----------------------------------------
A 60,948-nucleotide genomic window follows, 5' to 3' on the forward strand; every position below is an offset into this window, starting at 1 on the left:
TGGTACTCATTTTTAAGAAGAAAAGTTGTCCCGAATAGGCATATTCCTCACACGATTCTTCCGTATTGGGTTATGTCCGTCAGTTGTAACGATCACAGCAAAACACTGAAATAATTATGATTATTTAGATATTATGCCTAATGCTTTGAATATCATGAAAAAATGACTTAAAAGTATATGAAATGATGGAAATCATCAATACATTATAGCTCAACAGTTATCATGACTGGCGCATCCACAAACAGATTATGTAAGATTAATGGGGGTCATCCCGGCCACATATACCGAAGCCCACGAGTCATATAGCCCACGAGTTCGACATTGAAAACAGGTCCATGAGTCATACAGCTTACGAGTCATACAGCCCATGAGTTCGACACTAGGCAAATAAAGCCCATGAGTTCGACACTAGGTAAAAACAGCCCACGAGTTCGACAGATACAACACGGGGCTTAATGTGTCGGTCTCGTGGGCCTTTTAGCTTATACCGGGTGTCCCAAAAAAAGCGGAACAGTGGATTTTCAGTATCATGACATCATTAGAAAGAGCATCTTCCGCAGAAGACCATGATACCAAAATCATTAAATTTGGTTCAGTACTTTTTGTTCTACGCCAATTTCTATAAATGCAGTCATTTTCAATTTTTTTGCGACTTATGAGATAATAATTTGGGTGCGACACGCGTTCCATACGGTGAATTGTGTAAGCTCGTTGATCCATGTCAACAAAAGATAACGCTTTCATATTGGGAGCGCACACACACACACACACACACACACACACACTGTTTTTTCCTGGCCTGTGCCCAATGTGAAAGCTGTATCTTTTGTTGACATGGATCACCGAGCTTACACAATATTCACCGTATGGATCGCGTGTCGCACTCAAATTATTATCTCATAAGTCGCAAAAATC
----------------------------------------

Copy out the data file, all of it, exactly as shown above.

A 60,948-nucleotide genomic window follows, 5' to 3' on the forward strand; every position below is an offset into this window, starting at 1 on the left:
TGGTACTCATTTTTAAGAAGAAAAGTTGTCCCGAATAGGCATATTCCTCACACGATTCTTCCGTATTGGGTTATGTCCGTCAGTTGTAACGATCACAGCAAAACACTGAAATAATTATGATTATTTAGATATTATGCCTAATGCTTTGAATATCATGAAAAAATGACTTAAAAGTATATGAAATGATGGAAATCATCAATACATTATAGCTCAACAGTTATCATGACTGGCGCATCCACAAACAGATTATGTAAGATTAATGGGGGTCATCCCGGCCACATATACCGAAGCCCACGAGTCATATAGCCCACGAGTTCGACATTGAAAACAGGTCCATGAGTCATACAGCTTACGAGTCATACAGCCCATGAGTTCGACACTAGGCAAATAAAGCCCATGAGTTCGACACTAGGTAAAAACAGCCCACGAGTTCGACAGATACAACACGGGGCTTAATGTGTCGGTCTCGTGGGCCTTTTAGCTTATACCGGGTGTCCCAAAAAAAGCGGAACAGTGGATTTTCAGTATCATGACATCATTAGAAAGAGCATCTTCCGCAGAAGACCATGATACCAAAATCATTAAATTTGGTTCAGTACTTTTTGTTCTACGCCAATTTCTATAAATGCAGTCATTTTCAATTTTTTTGCGACTTATGAGATAATAATTTGGGTGCGACACGCGTTCCATACGGTGAATTGTGTAAGCTCGTTGATCCATGTCAACAAAAGATAACGCTTTCATATTGGGAGCGCACACACACACACACACACACACACACACACTGTTTTTTCCTGGCCTGTGCCCAATGTGAAAGCTGTATCTTTTGTTGACATGGATCACCGAGCTTACACAATATTCACCGTATGGATCGCGTGTCGCACTCAAATTATTATCTCATAAGTCGCAAAAATC